We were there today and had heaps of fun. By 4 pm, 303 animals had been adopted!


The orange & white tabby on the left is one of the prettiest cats I've ever seen. The gray & white kitten on the right is named Hodor, paw dangling as if lounging on the Iron Throne. Arya is his (hidden) cagemate with her own electric fan - it was far too hot today for a maiden of the North.


I'm totally humiliated. That's probably what this tolerant pup was thinking the entire time it patiently posed for a dozen cell phone pictures. Humans are always putting dogs in humiliating costumes.


If you show up at the right times, you can watch a newborn kitten being bottle-fed. See that round thing on the right side of the table? That's a scale. They weigh the "bottle-bab…

Go for Broke

"Go for Broke."

It was the motto of the 100th/442nd—an American Army unit that, by the end of World War II, became the most decorated military unit in U.S. history. It remains so to this day, given the unit's size and duration of service. (Link) "In less than two years of combat, the unit earned more than 18,000 awards, including 9,486 Purple Hearts, 4,000 Bronze Stars and 21 Medals of Honor." (Link)

What many people don't know is that the 100th/442nd was a segregated Army unit composed entirely of Japanese Americans, mostly volunteers.

One of their heroic achievements is the rescue of the “Lost Battalion,” the 36th Infantry Division from the Texas National Guard. The 36th, trapped by the Germans in the Vosges Mountains of France, was running out of time and supplies. The 442nd fought through the German lines, taking 800+ casualties, and ended up saving 211 Texans. (Link)

While the soldiers of the 100th/442nd bled and died for America, many of their famili…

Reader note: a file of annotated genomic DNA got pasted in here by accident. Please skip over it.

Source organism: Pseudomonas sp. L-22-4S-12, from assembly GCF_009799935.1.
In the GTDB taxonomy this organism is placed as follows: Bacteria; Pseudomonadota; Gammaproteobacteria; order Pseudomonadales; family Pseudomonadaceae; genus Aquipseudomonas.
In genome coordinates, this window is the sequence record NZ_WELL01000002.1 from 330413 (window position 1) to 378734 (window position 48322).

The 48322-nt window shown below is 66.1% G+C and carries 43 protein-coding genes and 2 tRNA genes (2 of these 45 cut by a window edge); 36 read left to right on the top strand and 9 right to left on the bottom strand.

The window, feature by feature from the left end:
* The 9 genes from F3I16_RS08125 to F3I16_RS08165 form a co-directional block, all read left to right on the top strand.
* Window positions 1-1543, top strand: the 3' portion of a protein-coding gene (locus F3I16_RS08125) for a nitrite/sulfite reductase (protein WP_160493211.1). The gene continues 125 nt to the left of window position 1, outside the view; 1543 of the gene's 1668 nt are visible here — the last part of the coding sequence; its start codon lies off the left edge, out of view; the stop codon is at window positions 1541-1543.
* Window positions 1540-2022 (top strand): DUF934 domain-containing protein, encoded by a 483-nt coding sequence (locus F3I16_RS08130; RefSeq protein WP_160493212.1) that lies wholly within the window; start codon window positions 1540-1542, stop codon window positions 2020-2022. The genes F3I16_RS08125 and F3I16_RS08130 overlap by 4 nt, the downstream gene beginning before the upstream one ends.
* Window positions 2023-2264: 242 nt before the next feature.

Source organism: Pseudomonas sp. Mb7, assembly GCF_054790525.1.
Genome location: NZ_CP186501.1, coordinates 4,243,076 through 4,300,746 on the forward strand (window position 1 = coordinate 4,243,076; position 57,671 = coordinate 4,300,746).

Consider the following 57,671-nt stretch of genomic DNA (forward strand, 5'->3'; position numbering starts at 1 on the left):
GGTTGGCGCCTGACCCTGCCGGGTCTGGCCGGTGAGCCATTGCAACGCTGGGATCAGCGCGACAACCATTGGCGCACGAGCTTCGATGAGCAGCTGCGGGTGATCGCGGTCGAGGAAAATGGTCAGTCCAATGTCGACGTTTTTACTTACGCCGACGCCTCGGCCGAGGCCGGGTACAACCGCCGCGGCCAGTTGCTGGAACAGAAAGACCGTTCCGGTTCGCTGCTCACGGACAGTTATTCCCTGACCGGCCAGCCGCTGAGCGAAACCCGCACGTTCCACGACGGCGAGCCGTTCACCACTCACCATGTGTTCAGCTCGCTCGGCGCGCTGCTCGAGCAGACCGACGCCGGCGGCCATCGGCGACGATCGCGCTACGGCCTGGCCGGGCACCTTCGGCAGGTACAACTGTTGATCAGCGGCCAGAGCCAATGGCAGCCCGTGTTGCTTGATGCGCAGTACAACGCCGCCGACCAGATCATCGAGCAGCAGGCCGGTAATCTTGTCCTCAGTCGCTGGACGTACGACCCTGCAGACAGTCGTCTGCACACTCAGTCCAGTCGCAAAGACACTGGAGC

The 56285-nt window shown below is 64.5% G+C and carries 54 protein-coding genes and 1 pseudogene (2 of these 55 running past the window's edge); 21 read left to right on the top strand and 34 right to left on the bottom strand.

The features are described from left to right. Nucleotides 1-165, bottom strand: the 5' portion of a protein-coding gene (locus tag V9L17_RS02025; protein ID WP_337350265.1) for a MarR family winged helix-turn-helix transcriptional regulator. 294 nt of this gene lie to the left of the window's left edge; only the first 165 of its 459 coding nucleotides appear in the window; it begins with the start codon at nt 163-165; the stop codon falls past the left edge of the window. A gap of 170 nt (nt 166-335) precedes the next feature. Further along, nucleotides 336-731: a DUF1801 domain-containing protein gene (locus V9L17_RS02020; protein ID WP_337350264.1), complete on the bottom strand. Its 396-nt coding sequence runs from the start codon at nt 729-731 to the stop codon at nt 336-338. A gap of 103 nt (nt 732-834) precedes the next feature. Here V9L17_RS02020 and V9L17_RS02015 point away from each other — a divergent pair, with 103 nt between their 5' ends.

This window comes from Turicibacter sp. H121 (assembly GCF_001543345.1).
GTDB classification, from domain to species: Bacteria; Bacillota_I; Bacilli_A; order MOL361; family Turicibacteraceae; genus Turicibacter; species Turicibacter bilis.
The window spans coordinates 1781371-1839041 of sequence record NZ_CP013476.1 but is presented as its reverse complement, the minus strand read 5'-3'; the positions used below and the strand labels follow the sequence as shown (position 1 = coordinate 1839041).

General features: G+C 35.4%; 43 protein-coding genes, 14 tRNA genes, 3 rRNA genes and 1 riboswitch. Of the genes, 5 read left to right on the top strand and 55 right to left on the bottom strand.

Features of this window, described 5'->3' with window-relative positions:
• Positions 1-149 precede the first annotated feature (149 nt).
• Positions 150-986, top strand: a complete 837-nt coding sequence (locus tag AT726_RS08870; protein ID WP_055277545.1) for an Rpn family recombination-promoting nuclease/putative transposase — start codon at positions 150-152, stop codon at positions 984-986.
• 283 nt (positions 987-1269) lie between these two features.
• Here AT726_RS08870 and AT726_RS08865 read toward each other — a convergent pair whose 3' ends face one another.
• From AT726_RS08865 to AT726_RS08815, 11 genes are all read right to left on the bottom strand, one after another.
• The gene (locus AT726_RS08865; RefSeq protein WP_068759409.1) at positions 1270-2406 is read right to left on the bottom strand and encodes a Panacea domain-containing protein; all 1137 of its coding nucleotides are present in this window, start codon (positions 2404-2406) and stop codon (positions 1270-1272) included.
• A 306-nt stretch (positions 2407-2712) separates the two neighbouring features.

Morocco, Maybe: Author Interview at Elflandia and Goodreads Giveaway

Goodreads Book Giveaway Morocco, Maybe by Alex P. Wu Giveaway ends April 30, 2016.
See the giveaway details at Goodreads. Enter Giveaway
I've been meaning to mention this, but I kept forgetting. Bad memory. An author interview about Morocco, Maybe is posted at Elflandia. Thanks, Avery, for the privilege.

Oh, and I just started a paperback giveaway at Goodreads. The deadline to enter is April 30, 2016.

Thankful to be Home on Thanksgiving

Today is Thanksgiving. I am immensely thankful to be home.
We left on July 14, 2015. After 3.5 months on the road, we returned to L.A. on November 2nd.
Was the trip good? I dunno. My feelings are mixed. If pressed for an answer, I would say no (reluctantly), but that’s too simplistic. It fails to represent the nuances of the experience.

The Great American Road Trip is heavily romanticized in pop culture. The idea is inherently enticing: the freedom of the open road, the prospect of adventure, and the hope of rejuvenation. Those cool parts are there indeed, but romances typically sell the happy while ignoring the sucky. People want to report their travels as fun because that is the socially and self expected answer.

All the road trippy things I raved and whined about in my previous post, which dated one month into the tour, still held at the end. Basically, countless beautiful sights and interesting folks, but also plenty of aggravations.


Some of the downside were unexpected. I knew I was …